The old conception of a night at the movies has died.

Digital downloads, video on demand and DVD rent-by-mail combined with increasingly theater-like home-entertainment setups are leading more customers to think twice before plopping down $10 for tickets, then shell out more for flat sodas and stale popcorn, only to be stuck with a theater full of screaming kids and unruly teens. No wonder the grownups stay home.

Since hitting a 16-year high in 2002 with 1.6 billion moviegoers and $9.52 billion in receipts, attendance has dropped four of the past five years, according to the National Association of Theater Owners (NATO). Attendance did increase some to 1.45 billion moviegoers in 2006 from 2005. Meanwhile, box office receipts came in at $9.48 billion last year. In 2007, things have been a little brighter, with box office gross up 6.2 percent per screen and attendance up 4.2 percent, year to date, but even keeping up that pace will only just get the industry back to where it was five years ago.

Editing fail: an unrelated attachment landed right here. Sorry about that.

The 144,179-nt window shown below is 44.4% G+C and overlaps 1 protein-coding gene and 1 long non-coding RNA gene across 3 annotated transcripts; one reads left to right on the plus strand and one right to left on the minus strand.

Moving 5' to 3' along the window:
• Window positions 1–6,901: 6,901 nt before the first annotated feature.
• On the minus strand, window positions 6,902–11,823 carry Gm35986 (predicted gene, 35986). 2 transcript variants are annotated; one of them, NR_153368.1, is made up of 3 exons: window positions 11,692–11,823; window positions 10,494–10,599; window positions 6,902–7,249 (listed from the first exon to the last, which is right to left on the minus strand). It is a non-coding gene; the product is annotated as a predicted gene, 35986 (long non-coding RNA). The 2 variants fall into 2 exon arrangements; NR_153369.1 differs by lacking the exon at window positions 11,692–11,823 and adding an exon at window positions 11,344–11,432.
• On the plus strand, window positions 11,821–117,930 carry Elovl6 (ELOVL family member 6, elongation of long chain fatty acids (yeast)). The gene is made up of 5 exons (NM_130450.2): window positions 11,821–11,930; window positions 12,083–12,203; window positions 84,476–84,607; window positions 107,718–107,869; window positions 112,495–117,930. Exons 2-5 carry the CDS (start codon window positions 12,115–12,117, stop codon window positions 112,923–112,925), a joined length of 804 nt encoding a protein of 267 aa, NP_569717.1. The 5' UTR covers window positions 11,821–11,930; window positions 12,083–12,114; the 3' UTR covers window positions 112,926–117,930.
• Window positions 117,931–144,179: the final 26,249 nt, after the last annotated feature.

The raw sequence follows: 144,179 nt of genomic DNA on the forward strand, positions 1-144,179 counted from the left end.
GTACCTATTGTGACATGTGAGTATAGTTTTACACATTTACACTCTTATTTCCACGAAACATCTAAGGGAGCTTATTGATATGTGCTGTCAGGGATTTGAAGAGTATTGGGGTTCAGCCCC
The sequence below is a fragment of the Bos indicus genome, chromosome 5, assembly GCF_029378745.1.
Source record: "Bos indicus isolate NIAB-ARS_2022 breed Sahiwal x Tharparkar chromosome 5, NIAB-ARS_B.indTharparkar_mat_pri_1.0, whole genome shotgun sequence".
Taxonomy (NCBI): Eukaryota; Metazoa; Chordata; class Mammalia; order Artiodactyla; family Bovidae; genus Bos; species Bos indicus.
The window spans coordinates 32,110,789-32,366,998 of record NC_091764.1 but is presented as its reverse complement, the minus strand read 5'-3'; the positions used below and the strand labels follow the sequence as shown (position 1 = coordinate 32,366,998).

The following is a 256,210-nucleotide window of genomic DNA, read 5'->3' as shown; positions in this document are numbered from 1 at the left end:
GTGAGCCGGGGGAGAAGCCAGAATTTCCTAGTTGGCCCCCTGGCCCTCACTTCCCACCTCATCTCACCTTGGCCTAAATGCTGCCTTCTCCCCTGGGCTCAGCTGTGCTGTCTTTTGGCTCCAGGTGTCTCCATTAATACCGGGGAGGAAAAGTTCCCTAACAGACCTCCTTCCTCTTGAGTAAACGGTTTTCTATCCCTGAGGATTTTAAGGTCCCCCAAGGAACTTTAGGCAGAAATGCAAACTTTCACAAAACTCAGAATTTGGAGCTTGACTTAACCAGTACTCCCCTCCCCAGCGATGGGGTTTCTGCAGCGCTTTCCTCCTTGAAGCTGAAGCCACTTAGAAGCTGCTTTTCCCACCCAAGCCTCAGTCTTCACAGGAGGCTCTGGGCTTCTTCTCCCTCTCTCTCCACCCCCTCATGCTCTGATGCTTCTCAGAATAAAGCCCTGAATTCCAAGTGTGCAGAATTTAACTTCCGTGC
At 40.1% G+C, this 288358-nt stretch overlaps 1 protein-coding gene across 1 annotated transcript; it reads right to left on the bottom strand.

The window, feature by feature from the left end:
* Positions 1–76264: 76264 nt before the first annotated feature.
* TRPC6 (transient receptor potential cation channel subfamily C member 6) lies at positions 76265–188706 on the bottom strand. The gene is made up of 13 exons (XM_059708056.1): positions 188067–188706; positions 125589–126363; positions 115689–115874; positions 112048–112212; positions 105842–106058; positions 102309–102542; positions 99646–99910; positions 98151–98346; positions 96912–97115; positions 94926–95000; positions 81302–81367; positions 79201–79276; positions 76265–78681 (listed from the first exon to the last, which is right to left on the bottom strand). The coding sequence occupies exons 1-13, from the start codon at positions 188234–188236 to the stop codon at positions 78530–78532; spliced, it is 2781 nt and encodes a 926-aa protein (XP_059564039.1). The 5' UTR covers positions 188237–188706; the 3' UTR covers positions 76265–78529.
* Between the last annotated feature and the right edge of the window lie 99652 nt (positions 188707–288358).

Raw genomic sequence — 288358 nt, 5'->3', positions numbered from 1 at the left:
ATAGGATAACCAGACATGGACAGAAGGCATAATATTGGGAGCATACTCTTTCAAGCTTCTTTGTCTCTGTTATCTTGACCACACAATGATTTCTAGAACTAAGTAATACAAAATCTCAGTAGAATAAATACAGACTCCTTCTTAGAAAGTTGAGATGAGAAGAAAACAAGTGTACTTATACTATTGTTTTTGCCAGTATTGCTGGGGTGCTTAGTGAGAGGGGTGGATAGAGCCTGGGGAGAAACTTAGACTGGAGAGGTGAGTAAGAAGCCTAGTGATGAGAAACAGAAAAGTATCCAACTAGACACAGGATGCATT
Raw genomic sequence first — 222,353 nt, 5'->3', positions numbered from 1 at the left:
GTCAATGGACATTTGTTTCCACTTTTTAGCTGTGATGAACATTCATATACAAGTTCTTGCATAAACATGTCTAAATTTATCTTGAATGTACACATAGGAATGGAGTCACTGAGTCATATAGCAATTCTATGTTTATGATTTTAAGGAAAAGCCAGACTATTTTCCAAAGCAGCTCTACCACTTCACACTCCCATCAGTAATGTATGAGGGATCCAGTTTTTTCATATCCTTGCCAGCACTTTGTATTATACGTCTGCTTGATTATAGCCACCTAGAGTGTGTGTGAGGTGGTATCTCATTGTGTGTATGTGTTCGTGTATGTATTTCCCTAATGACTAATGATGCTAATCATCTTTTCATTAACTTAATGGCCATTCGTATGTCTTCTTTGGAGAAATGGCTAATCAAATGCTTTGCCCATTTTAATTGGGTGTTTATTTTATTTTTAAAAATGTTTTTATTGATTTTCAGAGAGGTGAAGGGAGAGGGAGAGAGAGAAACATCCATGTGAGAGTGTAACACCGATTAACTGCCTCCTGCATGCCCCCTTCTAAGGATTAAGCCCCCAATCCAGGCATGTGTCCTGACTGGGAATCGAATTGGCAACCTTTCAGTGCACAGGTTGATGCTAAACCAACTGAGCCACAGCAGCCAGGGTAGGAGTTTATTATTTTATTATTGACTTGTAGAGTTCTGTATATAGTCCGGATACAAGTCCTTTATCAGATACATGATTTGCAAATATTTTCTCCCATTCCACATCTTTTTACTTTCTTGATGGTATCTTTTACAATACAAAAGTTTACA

How to woo adults back to the megaplex? Enter a slew of new concepts that put a new spin on the old “dinner and a movie” idea. Entrants such as Studio Movie Grill, Movie Tavern and Cinebarre (a unit of Regal Cinemas), are building venues that offer some combination of reserved seating, alcoholic beverage service, made-to-order dinners and theaters that include leather seating all while projecting the latest films via state-of-the art digital projection systems.

“We are primarily an adult experience – we are not cannibalizing from the traditional theaters, but targeting people who are at home watching their DVDs,” says Terrell Braly, the former CEO of Austin Drafthouse Cinemas and now CEO of Cinebarre.

In March, Movie Tavern signed to open a location in Williamsburg, Va., the latest in its plans to open eight locations by 2008 (giving it 20 in all). Studio Movie Grill earlier this month announced plans to open its fifth location in Arlington, Texas as it ramps up an effort to open 75 properties in the next five years. Meanwhile, Regal Cinemas recently unveiled its own Cinebarre concept and plans to open its first location in July.

NATO has not yet started tracking statistics for movie eateries, but the segment “is growing rapidly,” according to Patrick Corcoran, director of media and research with NATO